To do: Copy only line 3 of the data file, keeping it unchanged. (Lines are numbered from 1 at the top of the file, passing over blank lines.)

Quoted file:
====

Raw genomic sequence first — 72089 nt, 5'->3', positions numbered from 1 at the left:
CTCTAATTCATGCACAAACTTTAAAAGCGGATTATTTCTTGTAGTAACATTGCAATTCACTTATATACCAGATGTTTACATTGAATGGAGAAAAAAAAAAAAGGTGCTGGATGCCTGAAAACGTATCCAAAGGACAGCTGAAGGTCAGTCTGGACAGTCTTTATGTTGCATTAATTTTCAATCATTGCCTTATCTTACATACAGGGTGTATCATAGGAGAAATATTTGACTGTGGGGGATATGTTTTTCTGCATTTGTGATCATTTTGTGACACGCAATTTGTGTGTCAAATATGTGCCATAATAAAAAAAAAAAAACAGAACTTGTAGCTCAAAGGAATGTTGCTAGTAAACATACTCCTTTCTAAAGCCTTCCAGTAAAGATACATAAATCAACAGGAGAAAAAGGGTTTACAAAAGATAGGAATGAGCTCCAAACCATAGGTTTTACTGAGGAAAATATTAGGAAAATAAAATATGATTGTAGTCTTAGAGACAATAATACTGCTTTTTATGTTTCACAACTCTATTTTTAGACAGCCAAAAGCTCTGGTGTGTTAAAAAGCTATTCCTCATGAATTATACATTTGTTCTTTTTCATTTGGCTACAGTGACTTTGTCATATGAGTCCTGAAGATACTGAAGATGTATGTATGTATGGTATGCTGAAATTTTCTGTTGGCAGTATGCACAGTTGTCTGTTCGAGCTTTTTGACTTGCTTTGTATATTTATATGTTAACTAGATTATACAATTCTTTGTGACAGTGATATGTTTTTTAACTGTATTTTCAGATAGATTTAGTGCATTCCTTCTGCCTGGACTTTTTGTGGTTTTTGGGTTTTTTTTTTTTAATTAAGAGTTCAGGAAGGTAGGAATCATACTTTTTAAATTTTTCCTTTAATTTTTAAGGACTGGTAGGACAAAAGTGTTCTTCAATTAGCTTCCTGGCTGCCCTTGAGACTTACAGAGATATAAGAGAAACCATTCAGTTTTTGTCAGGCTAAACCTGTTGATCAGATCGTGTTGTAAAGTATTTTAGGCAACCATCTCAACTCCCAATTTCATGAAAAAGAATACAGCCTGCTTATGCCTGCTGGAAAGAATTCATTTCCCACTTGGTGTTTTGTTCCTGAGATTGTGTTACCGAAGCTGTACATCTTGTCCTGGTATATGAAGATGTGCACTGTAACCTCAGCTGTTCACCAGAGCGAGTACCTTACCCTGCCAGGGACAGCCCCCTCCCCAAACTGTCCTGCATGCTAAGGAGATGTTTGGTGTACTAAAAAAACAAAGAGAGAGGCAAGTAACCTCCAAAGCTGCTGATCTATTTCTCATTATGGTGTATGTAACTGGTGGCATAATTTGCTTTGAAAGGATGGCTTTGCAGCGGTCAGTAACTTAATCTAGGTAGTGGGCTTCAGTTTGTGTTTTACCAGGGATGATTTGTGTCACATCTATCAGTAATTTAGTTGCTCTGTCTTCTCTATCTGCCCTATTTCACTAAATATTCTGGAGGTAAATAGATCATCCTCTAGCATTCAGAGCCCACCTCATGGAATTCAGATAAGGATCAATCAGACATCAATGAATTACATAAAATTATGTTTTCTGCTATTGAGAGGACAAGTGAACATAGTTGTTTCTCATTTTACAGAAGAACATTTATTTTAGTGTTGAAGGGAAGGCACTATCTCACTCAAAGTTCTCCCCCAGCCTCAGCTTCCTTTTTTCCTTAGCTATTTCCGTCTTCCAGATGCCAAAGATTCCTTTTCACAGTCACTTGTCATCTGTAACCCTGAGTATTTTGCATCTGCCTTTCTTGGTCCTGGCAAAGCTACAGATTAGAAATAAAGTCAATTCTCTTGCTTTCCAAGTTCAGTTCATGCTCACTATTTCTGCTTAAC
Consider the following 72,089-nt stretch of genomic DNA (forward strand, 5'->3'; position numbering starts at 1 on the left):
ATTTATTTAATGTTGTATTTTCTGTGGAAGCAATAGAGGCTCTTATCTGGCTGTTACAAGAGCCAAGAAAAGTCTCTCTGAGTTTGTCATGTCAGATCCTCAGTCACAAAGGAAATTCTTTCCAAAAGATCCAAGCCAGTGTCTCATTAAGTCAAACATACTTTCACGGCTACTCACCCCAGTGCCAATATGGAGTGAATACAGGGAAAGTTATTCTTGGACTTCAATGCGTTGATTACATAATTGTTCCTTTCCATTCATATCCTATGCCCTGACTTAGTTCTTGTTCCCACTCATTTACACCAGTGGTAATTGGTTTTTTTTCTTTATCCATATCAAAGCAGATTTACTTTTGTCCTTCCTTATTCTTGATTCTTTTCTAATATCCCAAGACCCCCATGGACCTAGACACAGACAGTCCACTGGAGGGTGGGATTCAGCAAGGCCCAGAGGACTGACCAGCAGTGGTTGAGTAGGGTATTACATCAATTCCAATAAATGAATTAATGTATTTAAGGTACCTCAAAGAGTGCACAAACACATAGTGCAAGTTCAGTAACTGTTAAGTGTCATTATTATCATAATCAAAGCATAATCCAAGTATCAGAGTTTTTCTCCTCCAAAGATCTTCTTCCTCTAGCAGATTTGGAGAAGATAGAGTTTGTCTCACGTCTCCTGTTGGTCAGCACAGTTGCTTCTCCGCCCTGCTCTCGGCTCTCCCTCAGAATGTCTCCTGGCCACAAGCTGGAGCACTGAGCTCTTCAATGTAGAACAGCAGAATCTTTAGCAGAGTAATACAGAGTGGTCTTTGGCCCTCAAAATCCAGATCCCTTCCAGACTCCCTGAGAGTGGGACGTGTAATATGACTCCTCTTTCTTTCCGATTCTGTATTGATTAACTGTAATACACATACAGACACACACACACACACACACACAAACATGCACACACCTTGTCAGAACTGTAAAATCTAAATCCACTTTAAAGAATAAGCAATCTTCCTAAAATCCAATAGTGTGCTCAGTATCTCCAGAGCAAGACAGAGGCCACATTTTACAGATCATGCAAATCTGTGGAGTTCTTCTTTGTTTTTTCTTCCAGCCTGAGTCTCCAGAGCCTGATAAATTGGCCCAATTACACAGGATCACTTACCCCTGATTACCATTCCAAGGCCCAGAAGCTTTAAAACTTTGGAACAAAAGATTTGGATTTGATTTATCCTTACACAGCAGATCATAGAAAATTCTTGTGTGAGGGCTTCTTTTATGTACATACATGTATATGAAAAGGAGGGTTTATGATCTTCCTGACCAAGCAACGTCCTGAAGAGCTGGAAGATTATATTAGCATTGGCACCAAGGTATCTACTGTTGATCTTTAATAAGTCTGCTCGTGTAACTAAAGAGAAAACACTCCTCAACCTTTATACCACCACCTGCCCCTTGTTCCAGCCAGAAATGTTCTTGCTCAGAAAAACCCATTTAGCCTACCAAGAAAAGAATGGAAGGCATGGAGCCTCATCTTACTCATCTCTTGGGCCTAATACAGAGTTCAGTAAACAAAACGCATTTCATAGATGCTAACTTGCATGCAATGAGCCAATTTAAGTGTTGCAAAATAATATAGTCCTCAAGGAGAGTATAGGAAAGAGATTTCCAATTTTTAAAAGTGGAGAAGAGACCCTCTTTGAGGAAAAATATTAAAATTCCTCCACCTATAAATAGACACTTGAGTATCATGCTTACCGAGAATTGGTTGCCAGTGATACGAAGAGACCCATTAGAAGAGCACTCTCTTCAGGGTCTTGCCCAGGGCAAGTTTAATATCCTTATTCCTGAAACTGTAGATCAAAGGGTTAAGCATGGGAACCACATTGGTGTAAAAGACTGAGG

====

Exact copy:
Consider the following 72,089-nt stretch of genomic DNA (forward strand, 5'->3'; position numbering starts at 1 on the left):